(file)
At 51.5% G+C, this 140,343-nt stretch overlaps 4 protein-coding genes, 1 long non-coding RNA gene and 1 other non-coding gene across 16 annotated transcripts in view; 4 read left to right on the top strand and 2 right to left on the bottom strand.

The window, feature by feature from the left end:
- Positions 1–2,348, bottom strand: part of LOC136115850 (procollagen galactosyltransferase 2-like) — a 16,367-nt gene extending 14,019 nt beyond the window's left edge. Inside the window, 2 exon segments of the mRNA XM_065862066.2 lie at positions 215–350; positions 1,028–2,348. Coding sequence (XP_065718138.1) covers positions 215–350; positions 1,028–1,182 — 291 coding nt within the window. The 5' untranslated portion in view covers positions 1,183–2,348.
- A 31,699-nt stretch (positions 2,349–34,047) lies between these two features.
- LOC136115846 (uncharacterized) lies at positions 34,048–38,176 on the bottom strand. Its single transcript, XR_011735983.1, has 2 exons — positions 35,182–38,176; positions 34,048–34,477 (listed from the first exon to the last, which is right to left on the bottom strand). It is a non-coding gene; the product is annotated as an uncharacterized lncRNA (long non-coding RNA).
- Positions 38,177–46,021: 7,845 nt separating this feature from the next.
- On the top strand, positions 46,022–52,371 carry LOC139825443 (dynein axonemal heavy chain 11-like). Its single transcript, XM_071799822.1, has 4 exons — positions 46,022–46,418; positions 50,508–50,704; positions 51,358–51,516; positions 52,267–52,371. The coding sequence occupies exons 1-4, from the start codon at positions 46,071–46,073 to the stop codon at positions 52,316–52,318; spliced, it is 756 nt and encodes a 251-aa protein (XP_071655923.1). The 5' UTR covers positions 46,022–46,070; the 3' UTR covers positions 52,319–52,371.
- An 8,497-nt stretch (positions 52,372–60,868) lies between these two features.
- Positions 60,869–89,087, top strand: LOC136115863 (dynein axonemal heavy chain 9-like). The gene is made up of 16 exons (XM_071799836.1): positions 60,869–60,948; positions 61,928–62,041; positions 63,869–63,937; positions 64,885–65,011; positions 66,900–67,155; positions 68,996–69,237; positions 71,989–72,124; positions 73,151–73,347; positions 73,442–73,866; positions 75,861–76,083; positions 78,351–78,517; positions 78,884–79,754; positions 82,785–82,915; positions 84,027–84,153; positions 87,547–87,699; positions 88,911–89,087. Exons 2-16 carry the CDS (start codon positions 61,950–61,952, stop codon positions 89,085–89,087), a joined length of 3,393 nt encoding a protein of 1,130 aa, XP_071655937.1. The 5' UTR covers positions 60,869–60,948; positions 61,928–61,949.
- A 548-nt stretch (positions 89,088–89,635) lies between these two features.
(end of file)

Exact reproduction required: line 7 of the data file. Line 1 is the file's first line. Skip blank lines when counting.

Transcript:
- On the top strand, positions 46,022–52,371 carry LOC139825443 (dynein axonemal heavy chain 11-like). Its single transcript, XM_071799822.1, has 4 exons — positions 46,022–46,418; positions 50,508–50,704; positions 51,358–51,516; positions 52,267–52,371. The coding sequence occupies exons 1-4, from the start codon at positions 46,071–46,073 to the stop codon at positions 52,316–52,318; spliced, it is 756 nt and encodes a 251-aa protein (XP_071655923.1). The 5' UTR covers positions 46,022–46,070; the 3' UTR covers positions 52,319–52,371.